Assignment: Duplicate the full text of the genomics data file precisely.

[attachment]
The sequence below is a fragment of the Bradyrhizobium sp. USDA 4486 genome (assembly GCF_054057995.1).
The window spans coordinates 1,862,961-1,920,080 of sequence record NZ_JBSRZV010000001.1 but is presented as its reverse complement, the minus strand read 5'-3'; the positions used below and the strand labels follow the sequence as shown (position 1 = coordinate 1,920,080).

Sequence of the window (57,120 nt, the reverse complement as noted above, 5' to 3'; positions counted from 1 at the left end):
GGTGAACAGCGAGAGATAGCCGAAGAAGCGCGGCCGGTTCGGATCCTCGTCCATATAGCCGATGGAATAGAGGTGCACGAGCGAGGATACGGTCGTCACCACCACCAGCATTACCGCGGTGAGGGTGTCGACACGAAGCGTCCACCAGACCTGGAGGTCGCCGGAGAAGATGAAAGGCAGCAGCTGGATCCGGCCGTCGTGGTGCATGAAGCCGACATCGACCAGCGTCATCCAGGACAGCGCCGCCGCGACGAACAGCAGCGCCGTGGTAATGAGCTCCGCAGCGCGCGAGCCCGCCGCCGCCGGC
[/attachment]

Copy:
The sequence below is a fragment of the Bradyrhizobium sp. USDA 4486 genome (assembly GCF_054057995.1).
The window spans coordinates 1,862,961-1,920,080 of sequence record NZ_JBSRZV010000001.1 but is presented as its reverse complement, the minus strand read 5'-3'; the positions used below and the strand labels follow the sequence as shown (position 1 = coordinate 1,920,080).

Sequence of the window (57,120 nt, the reverse complement as noted above, 5' to 3'; positions counted from 1 at the left end):
GGTGAACAGCGAGAGATAGCCGAAGAAGCGCGGCCGGTTCGGATCCTCGTCCATATAGCCGATGGAATAGAGGTGCACGAGCGAGGATACGGTCGTCACCACCACCAGCATTACCGCGGTGAGGGTGTCGACACGAAGCGTCCACCAGACCTGGAGGTCGCCGGAGAAGATGAAAGGCAGCAGCTGGATCCGGCCGTCGTGGTGCATGAAGCCGACATCGACCAGCGTCATCCAGGACAGCGCCGCCGCGACGAACAGCAGCGCCGTGGTAATGAGCTCCGCAGCGCGCGAGCCCGCCGCCGCCGGC